When the administrative mind of the Shāhinshāh had disposed of the affairs of Gujrāt in the space of eleven days he proceeded towards the capital on the roz-i-roz, the 31st Shahrīyūr, Divine month, corresponding to Sunday 16 Jumāda-alawal (13 September 1573). On that day he halted at Mahmūdābād.* Next day he encamped at the town of Dūlqa. In this pleasant place he stayed one day. Here he conferred honours on M. Koka and after giving him sage instructions permitted him to depart. He also exalted Khwāja Ghīāu-d-dīn 'Alī* of Qazwīn, Bakhshī, who was distinguished for good services and for eloquence and had done excellent work in this campaign, by the title of Āṣaf Khān and left him as Bakhshī of the province of Gujrāt, in order that he might act under H.M. Koka and assist in the work of administration. All the arrangements for Gujrāt were made at this station, and on the day of Ardībihisht 3 Mihr, Divine month, he proceeded rapidly towards the capital. In two marches he reached the town of Karī and from there arrived in two marches at Sathpūr.* There he heard that the army which had been dispatched by way of Īdar under the command of Rajah Bhagwānt Dās had reached the town of Badḥnagar,* and that Rāwālīā, the ghulām of Sher Khān 65 Fūlādī, who had strengthened Karī at the time when H.M. marched to Gujrāt, was now as formerly breathing the breath of defiance (in Badhnagar). Next day H.M. halted where he was, in order to see if he (Bhagwānt Dās) needed his assistance. When it appeared that the fort had been taken and that Rāwālīā, who had put on a jogi's dress, had been caught, H.M. proceeded on rapidly, and when he reached Sirohī he left Ṣādiq Khān there with some loyal followers in order that they might keep the peace there and repress the seditious. On the day of Sarosh 17 Mihr, Divine month, 27th September 1573, he alighted at Ajmir and visited the shrine of Khwāja M'uīnu-d-dīn. Those connected with the shrine, and others who were needy benefited by H.M.'s bounty. At the end of the next day an order was given that the main camp should proceed slowly, stage by stage, while he himself should hasten on like the wind. He travelled the rest of that day, the whole night and to the end of the next day, and arrived near Bakar.* There Rajah Todar Mal who had been hastily summoned from the capital, had the bliss of doing homage. Then he was sent away in order that he might make the settlement of Gujrāt, etc. He was instructed to make a just settlement without regard to the covetous demands of men, and to send the statement to court so that the clerks might act according to it with reference to the soldiers and subjects.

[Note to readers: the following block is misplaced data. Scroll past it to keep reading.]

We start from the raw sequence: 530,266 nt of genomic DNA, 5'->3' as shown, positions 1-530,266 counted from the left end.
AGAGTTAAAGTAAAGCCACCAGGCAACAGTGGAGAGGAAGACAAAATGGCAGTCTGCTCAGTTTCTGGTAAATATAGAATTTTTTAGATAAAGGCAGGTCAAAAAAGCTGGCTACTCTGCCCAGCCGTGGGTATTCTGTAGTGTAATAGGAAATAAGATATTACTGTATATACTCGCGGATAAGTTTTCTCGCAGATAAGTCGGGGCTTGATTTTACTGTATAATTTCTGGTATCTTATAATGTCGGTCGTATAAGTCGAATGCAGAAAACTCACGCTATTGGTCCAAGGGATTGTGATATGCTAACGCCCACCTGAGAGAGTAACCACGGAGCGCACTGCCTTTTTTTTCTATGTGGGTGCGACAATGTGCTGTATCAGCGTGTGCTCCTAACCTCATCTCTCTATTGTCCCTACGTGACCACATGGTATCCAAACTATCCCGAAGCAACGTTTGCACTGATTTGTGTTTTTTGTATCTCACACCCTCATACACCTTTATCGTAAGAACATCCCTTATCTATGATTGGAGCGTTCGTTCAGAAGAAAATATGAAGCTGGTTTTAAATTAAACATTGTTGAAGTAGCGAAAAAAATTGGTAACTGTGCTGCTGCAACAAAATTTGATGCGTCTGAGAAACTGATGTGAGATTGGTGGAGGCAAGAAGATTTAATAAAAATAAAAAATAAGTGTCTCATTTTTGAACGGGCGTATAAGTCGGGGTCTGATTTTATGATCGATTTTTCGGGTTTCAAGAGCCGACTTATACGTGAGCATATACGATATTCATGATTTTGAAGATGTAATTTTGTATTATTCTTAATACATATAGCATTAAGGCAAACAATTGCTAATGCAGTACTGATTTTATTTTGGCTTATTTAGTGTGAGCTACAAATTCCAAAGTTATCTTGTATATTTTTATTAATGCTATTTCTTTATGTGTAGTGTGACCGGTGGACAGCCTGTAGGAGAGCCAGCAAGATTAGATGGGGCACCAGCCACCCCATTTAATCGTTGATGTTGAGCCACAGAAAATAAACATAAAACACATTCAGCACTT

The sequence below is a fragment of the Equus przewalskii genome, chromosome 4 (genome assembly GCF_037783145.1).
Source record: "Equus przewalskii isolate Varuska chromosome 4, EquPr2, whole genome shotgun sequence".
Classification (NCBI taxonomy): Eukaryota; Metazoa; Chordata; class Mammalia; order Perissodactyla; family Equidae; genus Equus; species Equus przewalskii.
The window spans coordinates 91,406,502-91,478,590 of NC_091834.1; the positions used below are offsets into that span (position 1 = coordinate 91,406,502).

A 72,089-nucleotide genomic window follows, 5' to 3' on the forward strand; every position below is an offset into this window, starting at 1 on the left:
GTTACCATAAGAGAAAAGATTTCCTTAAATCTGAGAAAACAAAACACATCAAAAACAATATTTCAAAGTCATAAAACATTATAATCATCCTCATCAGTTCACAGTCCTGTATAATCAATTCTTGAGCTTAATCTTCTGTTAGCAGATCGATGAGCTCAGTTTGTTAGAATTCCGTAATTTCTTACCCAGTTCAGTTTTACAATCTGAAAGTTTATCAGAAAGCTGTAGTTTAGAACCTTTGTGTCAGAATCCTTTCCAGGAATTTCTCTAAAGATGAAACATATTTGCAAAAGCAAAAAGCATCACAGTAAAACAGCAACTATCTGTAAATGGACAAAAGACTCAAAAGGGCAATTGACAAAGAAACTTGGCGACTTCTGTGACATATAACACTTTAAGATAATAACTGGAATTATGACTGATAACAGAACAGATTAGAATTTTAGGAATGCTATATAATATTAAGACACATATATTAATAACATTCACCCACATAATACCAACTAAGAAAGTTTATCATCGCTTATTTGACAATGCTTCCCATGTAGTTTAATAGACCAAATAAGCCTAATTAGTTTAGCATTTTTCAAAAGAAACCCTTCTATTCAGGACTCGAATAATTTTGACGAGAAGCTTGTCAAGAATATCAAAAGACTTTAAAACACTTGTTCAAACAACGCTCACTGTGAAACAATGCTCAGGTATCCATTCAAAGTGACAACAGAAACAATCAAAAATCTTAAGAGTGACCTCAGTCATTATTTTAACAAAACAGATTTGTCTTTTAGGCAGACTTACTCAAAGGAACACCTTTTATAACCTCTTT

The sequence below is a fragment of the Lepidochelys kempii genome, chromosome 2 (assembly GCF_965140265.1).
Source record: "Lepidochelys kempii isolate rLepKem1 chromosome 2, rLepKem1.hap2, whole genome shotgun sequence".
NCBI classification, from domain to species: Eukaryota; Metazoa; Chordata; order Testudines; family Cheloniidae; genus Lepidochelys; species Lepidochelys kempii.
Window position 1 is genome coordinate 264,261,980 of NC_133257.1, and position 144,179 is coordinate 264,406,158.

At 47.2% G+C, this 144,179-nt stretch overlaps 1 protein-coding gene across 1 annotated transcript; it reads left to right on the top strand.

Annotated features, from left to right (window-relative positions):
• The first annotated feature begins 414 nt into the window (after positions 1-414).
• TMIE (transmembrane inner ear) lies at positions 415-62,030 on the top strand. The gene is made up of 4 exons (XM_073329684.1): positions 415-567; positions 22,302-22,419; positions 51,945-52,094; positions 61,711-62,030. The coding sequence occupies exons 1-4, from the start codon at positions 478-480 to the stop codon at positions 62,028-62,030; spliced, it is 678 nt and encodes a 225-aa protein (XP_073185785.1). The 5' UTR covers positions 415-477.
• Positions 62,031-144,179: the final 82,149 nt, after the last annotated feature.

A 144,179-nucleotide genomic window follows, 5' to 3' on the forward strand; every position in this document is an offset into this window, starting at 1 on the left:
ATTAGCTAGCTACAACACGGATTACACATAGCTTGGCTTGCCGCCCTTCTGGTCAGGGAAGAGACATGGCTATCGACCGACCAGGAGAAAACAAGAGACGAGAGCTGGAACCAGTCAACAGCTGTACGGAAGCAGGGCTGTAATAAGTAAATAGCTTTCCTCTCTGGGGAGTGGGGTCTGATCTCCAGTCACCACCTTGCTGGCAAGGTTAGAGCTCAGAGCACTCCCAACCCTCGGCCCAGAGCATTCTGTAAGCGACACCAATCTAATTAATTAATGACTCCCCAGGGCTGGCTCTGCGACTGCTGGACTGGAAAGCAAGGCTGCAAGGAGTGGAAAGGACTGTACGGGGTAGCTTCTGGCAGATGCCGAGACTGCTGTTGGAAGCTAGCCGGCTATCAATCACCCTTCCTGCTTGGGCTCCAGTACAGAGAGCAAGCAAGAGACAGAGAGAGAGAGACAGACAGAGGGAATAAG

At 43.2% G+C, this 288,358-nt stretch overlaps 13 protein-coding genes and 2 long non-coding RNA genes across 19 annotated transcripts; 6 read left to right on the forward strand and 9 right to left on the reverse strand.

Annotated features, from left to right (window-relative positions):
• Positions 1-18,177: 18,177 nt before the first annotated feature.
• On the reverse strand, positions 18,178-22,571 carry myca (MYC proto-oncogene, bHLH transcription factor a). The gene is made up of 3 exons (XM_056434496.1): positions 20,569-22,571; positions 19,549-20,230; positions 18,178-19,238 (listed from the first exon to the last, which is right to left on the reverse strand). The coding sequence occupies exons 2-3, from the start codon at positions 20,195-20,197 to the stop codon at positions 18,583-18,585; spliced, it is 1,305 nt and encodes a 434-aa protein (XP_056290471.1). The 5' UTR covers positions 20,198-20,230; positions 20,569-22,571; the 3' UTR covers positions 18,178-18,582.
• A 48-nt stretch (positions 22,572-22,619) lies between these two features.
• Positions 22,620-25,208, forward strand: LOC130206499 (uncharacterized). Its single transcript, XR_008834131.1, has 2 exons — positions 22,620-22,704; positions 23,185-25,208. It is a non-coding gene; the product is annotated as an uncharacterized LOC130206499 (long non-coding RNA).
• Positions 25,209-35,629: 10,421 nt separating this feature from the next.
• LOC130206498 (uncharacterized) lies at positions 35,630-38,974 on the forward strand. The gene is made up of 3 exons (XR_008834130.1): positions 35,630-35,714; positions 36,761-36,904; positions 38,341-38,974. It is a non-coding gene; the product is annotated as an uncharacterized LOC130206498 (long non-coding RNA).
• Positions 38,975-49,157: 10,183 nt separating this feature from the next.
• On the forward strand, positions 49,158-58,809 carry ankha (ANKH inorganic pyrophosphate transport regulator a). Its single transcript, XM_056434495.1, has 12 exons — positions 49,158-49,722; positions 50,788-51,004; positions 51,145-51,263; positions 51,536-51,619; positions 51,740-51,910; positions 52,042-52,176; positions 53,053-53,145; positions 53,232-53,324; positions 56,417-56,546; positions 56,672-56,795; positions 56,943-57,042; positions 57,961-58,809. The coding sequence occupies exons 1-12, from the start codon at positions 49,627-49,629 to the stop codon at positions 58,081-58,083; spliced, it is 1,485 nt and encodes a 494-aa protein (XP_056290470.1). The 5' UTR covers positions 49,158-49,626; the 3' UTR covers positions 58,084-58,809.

In short, he halted for a little in the beginning of the evening at the village of Newata,* where is the house of the Rām Dās Kacwāha,* who performed the duties of service towards him. After midnight he again set out on his swift horse and arrived in the evening at Hans Maḥal. He did not halt there, but went on that night and the next day. On the Sunday he rested in the pargana of Toḍa. When a watch of the day remained he left it and after midnight reached Basāwar. There the Khwāja Jahān and Shihābu-d-dīn Aḥmad Khān, who had come from the capital to welcome him, did homage. They accompanied him on his onward journey and at dawn the town of Bajūna was reached. There he rested for a while. There an order was given that the victorious heroes who were in the retinue should take their spears or lances in their hands and so proceed to the capital. After 66 1 1/2 watches of the day of Bād the 22nd Mihr, Divine month, corre­sponding to Monday 8 Jumāda-l akhira (5 October 1573) he marched to the capital. On that day a great number of the officers and nobles hastened out to welcome him, and the country was full of high and low. H.M. reached Fatḥpūr when a watch of the day remained. Fresh water came into the canals, and the world became a flowing garden! Their highnesses the Begams and the princes and the secluded ladies were gladdened by seeing H.M. Largesses were bestowed. The eyes of those who longed were filled with light, and the hearts of those who waited were filled with eternal joy. By the Divine aid the march to this distant country (Gujrāt), its conquest, and pacification and return were accomplished in forty-three days.